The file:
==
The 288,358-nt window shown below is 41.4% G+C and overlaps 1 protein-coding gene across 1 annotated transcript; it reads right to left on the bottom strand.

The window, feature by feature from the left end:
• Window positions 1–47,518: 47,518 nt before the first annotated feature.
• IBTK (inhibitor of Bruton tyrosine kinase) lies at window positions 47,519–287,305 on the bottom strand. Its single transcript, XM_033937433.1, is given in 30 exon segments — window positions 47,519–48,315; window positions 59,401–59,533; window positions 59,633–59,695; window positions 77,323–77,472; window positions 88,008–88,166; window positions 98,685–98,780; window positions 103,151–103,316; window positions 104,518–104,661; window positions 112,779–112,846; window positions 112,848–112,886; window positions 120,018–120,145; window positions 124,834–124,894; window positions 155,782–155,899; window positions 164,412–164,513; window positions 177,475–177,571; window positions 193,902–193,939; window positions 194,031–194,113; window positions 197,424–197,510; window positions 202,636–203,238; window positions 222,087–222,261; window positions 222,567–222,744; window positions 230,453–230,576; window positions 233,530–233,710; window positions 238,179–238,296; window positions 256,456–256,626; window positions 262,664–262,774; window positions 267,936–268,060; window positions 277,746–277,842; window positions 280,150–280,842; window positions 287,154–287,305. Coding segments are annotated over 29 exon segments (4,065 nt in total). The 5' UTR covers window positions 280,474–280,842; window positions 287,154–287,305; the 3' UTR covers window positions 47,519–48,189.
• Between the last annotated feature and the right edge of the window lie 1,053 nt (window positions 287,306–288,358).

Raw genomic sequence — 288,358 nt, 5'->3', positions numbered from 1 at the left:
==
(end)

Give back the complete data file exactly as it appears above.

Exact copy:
The 288,358-nt window shown below is 41.4% G+C and overlaps 1 protein-coding gene across 1 annotated transcript; it reads right to left on the bottom strand.

The window, feature by feature from the left end:
• Window positions 1–47,518: 47,518 nt before the first annotated feature.
• IBTK (inhibitor of Bruton tyrosine kinase) lies at window positions 47,519–287,305 on the bottom strand. Its single transcript, XM_033937433.1, is given in 30 exon segments — window positions 47,519–48,315; window positions 59,401–59,533; window positions 59,633–59,695; window positions 77,323–77,472; window positions 88,008–88,166; window positions 98,685–98,780; window positions 103,151–103,316; window positions 104,518–104,661; window positions 112,779–112,846; window positions 112,848–112,886; window positions 120,018–120,145; window positions 124,834–124,894; window positions 155,782–155,899; window positions 164,412–164,513; window positions 177,475–177,571; window positions 193,902–193,939; window positions 194,031–194,113; window positions 197,424–197,510; window positions 202,636–203,238; window positions 222,087–222,261; window positions 222,567–222,744; window positions 230,453–230,576; window positions 233,530–233,710; window positions 238,179–238,296; window positions 256,456–256,626; window positions 262,664–262,774; window positions 267,936–268,060; window positions 277,746–277,842; window positions 280,150–280,842; window positions 287,154–287,305. Coding segments are annotated over 29 exon segments (4,065 nt in total). The 5' UTR covers window positions 280,474–280,842; window positions 287,154–287,305; the 3' UTR covers window positions 47,519–48,189.
• Between the last annotated feature and the right edge of the window lie 1,053 nt (window positions 287,306–288,358).

Raw genomic sequence — 288,358 nt, 5'->3', positions numbered from 1 at the left: